Wow. Our experiment is off to a great start—let's see if we can finish it off sooner than expected.
I'll probably never say this again, but I think I'm actually on Darrell Issa's side here. He decided to do things a little differently at today's TARP hearing:
At the start of the hearing, chairman Rep. Darrell Issa announced the committee members would waive their opening statements and instead would have seven days to place them into the record. Rep. Elijah Cummings, the committee’s ranking Democrat, immediately fought back questioning this deviation in traditional procedure, but Issa held his ground. “I recognize that tradition is we hold the members, the witnesses here for sometimes an hour through opening statements. That is a tradition that I intend to break,” Issa said. “That doesn’t mean there won’t be opening statements in the future.”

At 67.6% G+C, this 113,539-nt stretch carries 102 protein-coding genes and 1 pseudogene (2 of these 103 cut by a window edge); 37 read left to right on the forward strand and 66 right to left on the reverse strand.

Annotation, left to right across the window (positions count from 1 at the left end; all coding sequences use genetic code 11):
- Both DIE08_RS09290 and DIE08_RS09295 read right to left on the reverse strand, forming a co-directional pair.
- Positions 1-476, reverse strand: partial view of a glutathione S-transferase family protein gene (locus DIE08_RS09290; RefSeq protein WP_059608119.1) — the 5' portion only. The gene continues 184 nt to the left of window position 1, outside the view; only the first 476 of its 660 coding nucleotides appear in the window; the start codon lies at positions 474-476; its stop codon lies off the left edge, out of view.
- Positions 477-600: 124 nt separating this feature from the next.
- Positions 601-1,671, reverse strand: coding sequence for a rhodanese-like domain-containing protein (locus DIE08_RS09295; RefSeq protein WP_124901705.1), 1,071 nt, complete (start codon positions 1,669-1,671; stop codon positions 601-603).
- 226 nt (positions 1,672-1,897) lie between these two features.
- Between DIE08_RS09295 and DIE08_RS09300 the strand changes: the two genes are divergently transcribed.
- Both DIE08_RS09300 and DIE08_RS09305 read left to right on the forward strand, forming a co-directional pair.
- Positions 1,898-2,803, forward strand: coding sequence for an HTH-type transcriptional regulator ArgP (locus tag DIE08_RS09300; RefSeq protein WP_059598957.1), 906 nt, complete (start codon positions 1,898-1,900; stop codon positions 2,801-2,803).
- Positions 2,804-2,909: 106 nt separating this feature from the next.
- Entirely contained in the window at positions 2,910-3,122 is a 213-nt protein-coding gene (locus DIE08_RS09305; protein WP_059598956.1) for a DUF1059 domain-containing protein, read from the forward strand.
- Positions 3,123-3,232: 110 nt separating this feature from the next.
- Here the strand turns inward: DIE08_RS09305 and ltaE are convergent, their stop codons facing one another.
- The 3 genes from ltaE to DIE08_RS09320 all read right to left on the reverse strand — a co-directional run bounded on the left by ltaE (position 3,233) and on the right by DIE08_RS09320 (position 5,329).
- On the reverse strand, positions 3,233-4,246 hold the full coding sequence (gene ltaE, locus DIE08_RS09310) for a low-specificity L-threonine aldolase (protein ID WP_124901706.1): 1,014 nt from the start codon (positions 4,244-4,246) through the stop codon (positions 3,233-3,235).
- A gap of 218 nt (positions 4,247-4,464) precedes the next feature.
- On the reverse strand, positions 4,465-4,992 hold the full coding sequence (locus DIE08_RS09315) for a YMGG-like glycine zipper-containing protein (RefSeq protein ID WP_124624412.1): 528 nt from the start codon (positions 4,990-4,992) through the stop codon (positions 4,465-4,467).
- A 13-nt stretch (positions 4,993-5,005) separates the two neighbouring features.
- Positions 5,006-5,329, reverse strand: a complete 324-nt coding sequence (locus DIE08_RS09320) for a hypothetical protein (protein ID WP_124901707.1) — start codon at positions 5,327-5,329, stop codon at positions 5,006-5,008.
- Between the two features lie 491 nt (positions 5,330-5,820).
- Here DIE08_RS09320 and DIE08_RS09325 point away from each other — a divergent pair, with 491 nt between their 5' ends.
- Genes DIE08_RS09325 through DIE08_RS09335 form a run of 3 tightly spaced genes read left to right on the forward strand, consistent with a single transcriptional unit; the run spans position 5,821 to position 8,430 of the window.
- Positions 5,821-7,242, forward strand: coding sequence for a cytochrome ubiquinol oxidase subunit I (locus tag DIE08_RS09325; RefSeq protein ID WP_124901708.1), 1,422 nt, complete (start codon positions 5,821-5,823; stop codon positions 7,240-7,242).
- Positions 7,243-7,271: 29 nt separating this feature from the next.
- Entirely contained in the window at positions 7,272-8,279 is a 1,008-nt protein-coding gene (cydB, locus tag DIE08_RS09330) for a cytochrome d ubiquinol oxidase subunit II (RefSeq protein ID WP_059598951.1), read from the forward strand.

....Rep. Dennis Kucinich later interrupted and stated, “I’ve been in the Congress for 14 years, and I’ve never — it’s just unprecedented that the ranking member not be permitted to give an opening statement.”
I don't know all the details here. I assume that Issa himself didn't give an opening statement either, and I assume that in the future the rules for statements will be fair to both sides. If not, then Issa's being a dick. But let's face it: long rounds of opening statements are a scourge. They virtually never produce anything of note, and forcing witnesses and everyone else to sit through them is a waste of time. Overall, I expect Issa to run the oversight committee like the partisan attack dog he is, but on this particular issue I salute him.